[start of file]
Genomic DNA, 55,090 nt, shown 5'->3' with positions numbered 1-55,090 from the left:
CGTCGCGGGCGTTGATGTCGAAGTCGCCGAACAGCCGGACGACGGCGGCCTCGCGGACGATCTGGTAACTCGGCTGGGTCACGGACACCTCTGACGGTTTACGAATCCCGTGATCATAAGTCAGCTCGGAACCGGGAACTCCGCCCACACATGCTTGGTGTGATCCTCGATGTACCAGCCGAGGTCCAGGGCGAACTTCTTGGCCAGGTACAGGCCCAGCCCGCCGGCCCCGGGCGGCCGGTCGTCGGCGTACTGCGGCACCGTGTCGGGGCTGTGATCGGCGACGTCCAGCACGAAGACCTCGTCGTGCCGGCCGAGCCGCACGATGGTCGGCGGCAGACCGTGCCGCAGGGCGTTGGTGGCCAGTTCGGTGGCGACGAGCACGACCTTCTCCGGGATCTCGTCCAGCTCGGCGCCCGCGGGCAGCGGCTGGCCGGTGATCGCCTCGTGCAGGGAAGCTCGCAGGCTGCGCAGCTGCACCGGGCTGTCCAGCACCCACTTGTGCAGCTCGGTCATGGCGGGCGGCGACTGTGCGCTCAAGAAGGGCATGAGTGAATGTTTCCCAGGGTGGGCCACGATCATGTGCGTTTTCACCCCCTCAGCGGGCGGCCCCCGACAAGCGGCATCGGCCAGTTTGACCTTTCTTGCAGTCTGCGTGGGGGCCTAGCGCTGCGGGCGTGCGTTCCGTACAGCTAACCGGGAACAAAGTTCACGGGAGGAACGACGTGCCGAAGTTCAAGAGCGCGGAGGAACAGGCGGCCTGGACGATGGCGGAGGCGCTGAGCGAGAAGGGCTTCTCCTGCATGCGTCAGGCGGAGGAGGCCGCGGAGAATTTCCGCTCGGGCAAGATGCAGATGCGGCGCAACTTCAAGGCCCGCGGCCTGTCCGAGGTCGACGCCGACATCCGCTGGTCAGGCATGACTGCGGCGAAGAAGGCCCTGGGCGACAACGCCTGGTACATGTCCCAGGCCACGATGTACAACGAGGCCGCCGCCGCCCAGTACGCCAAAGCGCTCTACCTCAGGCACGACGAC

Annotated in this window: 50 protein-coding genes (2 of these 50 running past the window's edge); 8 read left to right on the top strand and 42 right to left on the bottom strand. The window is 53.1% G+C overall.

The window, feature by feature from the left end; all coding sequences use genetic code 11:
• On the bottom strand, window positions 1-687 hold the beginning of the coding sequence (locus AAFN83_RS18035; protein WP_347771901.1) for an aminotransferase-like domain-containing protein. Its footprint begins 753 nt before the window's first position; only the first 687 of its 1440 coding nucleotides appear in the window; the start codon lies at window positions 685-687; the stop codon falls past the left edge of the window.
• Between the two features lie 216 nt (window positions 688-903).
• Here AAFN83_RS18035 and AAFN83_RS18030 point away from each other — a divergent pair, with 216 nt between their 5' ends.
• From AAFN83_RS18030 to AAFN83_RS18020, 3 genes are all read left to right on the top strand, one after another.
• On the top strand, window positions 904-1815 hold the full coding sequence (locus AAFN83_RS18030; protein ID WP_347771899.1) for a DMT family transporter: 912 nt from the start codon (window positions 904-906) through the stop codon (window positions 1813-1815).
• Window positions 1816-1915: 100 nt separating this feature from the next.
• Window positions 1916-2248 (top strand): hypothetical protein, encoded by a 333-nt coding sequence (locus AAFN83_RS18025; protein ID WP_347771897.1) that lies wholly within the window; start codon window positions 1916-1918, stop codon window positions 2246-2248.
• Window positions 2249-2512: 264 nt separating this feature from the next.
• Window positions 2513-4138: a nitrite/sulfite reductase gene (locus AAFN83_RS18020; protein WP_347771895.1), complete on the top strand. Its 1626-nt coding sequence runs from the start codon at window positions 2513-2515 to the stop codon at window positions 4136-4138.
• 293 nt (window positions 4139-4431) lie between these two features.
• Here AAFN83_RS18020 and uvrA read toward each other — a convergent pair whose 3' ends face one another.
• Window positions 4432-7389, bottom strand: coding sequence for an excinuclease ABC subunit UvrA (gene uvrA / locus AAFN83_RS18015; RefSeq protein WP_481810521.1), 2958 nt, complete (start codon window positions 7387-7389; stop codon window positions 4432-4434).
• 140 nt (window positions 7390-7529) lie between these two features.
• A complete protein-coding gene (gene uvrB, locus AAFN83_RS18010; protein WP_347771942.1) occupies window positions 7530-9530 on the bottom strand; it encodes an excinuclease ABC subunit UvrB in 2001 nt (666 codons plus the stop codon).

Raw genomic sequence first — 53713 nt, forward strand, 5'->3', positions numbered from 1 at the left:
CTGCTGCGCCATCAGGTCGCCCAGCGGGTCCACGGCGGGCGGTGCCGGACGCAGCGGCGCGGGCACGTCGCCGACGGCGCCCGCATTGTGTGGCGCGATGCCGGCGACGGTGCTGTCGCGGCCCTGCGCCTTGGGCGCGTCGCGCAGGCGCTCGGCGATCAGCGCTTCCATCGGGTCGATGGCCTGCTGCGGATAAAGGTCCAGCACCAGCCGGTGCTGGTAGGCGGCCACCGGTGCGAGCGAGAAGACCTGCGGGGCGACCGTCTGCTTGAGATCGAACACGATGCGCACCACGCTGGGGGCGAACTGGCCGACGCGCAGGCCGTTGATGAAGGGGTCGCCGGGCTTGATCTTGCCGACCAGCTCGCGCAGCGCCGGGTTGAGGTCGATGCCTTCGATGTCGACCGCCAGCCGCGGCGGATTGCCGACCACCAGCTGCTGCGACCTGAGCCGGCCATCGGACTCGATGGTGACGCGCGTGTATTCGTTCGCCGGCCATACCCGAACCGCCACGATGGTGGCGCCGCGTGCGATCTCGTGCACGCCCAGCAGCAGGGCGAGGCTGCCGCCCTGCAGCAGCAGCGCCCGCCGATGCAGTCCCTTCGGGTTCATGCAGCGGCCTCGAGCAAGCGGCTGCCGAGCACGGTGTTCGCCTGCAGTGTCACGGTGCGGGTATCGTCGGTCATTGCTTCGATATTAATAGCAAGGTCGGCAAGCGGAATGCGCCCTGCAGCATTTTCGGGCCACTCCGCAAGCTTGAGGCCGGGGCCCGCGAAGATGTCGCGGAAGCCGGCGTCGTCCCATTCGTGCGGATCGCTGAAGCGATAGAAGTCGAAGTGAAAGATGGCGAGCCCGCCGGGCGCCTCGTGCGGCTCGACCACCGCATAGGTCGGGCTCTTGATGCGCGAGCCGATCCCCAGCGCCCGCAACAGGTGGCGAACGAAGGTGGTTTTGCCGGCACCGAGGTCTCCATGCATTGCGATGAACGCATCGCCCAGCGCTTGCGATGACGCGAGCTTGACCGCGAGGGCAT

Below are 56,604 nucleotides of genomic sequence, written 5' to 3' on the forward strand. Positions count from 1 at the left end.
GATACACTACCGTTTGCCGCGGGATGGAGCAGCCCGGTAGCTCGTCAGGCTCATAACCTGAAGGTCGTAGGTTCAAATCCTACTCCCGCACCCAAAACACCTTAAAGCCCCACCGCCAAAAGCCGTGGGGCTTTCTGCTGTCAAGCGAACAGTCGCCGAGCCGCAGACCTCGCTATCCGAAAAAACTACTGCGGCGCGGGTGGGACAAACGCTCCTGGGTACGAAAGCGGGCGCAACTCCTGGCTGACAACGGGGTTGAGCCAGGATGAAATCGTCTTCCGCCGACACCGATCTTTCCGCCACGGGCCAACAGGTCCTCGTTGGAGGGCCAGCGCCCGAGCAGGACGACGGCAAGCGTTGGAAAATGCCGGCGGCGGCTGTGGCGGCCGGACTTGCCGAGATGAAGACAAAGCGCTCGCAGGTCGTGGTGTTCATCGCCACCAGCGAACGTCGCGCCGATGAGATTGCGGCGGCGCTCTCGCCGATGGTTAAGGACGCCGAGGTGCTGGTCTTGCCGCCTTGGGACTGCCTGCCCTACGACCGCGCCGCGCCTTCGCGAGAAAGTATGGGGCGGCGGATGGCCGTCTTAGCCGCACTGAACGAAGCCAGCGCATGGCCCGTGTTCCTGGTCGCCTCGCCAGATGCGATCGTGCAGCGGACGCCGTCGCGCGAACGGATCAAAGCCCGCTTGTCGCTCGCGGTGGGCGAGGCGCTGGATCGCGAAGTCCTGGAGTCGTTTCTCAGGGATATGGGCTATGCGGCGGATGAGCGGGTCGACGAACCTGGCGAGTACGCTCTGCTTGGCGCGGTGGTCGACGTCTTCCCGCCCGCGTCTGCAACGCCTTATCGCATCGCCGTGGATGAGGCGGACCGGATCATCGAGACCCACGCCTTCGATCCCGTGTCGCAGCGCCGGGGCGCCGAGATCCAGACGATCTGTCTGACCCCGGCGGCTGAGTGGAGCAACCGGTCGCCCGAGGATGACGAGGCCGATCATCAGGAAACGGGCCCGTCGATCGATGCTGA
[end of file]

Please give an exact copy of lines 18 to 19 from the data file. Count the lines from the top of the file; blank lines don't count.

• A complete protein-coding gene (gene uvrB, locus AAFN83_RS18010; protein WP_347771942.1) occupies window positions 7530-9530 on the bottom strand; it encodes an excinuclease ABC subunit UvrB in 2001 nt (666 codons plus the stop codon).

Raw genomic sequence first — 53713 nt, forward strand, 5'->3', positions numbered from 1 at the left: